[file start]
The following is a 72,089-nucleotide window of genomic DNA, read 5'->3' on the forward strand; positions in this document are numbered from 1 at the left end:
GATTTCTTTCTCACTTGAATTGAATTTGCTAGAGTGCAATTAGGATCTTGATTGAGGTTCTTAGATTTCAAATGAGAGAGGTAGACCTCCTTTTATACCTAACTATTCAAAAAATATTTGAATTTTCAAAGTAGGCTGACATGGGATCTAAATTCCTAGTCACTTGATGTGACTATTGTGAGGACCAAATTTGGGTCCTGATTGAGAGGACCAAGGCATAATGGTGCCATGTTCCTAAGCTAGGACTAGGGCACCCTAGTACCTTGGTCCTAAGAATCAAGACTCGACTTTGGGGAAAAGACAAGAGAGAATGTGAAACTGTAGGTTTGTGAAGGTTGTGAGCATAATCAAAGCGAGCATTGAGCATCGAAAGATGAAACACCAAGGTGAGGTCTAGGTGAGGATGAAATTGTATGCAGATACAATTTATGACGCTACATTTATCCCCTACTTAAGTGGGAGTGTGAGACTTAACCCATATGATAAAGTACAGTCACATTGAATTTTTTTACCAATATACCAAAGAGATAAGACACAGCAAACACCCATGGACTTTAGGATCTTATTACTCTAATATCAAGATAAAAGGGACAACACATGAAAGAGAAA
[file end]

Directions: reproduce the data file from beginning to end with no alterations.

The following is a 72,089-nucleotide window of genomic DNA, read 5'->3' on the forward strand; positions in this document are numbered from 1 at the left end:
GATTTCTTTCTCACTTGAATTGAATTTGCTAGAGTGCAATTAGGATCTTGATTGAGGTTCTTAGATTTCAAATGAGAGAGGTAGACCTCCTTTTATACCTAACTATTCAAAAAATATTTGAATTTTCAAAGTAGGCTGACATGGGATCTAAATTCCTAGTCACTTGATGTGACTATTGTGAGGACCAAATTTGGGTCCTGATTGAGAGGACCAAGGCATAATGGTGCCATGTTCCTAAGCTAGGACTAGGGCACCCTAGTACCTTGGTCCTAAGAATCAAGACTCGACTTTGGGGAAAAGACAAGAGAGAATGTGAAACTGTAGGTTTGTGAAGGTTGTGAGCATAATCAAAGCGAGCATTGAGCATCGAAAGATGAAACACCAAGGTGAGGTCTAGGTGAGGATGAAATTGTATGCAGATACAATTTATGACGCTACATTTATCCCCTACTTAAGTGGGAGTGTGAGACTTAACCCATATGATAAAGTACAGTCACATTGAATTTTTTTACCAATATACCAAAGAGATAAGACACAGCAAACACCCATGGACTTTAGGATCTTATTACTCTAATATCAAGATAAAAGGGACAACACATGAAAGAGAAA